Controlled Variables:

Temperature – thermostatically controlled room

Time – the length of time you leave the cubes in the HCL (6 minutes)

Volume of HCL + Concentration of HCL – there has to be enough HCL in the beaker so that the agar cube is completely covered each time (50cm3) and the concentration of the HCL is 0.1 M

Source of agar – each agar cube that you cut should be from the same block of bromothymol blue agar

Independent Variable: Surface area to volume ratio of the cubes

Dependent Variable: penetration volume


– 1 beaker (250cm3)

– Bromothymol Blue Agar Cubes of sides 1cm, 2cm and 3cm

– 0.1M Hydrochloric Acid (HCL)

– Stop Watch

– Knife

– Chopping Board

– Ruler (+/- 0.5mm x 2)

– Paper Towel


1. A block of bromothymol blue agar should be cut into the following sizes using the chopping board, knife and ruler:

– 1cm x 1cm x 1cm

– 2cm x 2cm x 2cm

– 3cm x 3cm x 3cm

2. Fill the beaker with hydrochloric acid and put the 1cm3 agar cube into the beaker, making sure to completely immerse the cube in the acid.

3. Start the stop watch as soon as you put the agar cube into the HCL.

4. Write down any qualitative observations you see.

5. After 6 minutes, take the agar cube out onto a paper towel and cut the cube in half.

6. Using a ruler, measure the uncoloured and coloured areas of one side of the cube.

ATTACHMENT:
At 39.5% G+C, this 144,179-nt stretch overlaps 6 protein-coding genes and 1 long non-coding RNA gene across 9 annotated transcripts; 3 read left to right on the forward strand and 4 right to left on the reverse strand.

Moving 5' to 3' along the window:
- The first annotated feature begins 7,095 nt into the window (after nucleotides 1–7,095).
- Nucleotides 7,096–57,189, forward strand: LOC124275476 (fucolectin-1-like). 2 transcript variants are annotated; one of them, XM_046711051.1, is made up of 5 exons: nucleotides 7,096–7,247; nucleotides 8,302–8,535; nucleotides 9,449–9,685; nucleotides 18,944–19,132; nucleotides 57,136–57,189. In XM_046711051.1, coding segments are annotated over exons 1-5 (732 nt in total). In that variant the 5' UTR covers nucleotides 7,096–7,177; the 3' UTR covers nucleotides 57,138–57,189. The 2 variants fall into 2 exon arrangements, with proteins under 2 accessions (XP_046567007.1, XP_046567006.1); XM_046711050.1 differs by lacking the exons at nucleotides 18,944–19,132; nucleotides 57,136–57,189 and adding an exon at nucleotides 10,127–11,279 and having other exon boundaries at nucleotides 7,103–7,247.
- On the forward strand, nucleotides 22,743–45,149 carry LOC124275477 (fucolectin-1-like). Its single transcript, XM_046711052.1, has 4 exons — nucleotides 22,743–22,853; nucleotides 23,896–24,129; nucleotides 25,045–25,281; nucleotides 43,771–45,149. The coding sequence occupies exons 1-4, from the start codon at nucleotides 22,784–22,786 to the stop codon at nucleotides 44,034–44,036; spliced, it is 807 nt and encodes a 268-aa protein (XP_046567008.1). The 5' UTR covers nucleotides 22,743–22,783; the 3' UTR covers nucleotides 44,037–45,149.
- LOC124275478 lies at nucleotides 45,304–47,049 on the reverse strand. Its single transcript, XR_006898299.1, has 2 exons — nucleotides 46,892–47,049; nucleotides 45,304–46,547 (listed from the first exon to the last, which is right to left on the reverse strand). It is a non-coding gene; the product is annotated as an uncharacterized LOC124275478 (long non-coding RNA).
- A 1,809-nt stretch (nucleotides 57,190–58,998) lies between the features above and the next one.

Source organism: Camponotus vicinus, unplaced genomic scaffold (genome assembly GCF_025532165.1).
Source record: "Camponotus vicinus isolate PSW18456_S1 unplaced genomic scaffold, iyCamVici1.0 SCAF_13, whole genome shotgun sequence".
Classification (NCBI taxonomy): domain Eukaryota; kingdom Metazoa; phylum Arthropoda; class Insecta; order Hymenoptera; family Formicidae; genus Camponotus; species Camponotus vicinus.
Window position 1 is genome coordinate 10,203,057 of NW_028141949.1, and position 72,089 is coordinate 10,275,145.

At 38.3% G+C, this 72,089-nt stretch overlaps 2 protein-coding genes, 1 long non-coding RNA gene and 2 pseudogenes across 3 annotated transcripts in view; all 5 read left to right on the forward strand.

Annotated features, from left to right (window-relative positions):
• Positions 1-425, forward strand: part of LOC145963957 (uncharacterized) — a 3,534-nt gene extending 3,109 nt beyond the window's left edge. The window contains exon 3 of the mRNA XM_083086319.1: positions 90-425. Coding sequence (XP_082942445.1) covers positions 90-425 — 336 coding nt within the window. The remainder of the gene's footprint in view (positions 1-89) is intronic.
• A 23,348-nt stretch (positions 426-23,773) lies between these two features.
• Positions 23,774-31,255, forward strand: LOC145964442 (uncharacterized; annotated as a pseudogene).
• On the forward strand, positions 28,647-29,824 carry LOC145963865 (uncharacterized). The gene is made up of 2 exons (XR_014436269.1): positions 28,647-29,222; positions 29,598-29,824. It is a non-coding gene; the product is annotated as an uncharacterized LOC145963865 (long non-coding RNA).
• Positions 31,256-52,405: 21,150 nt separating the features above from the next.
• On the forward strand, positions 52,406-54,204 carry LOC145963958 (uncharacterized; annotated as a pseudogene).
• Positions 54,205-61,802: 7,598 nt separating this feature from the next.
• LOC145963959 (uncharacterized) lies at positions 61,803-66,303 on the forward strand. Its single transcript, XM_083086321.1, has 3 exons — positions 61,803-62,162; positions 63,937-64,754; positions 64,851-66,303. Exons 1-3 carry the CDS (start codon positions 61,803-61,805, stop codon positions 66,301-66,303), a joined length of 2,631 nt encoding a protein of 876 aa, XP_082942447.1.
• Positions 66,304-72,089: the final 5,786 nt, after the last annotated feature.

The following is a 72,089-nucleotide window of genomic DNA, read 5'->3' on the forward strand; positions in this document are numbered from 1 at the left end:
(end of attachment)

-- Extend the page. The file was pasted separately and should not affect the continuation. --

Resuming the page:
7. Calculate the volume and record all your results.

8. Repeat these steps for the agar cubes sizes 8cm3 and 27cm3

* Minimal change observed in first minute.

* Appears to be minimally penetrated by hydrochloric acid.

* Solution had acidic odour

* Remained constant throughout experiment

* The cube was pale on the outside with a slight yellow/white tinge

* The inside of the cube was a darker blue colour

* Whitest on edges- almost transparent

* Not much change occurred at first

* During the third minute the penetration became more obvious however did not penetrate more that 1/4 of cube.

3:1 (2cm3 cube)

* Cube penetrated less than that of the 3cm3

* Minimal change after 1.5minutes

* Started turning clear on edges

* Blurry appearance in solution

* Blue area slowly shrinking and fading slightly

* Penetration was most obvious after the 2nd minute, by which the edges of the cube became transparent. About 1/3 of the cube was penetrated.

6:1 (1cm3 cube)

* Full penetration occurred.

* Change in colour noticeable within first minute.

* Lost colour very quickly (percentage of cube) – completely in less than 1 minute.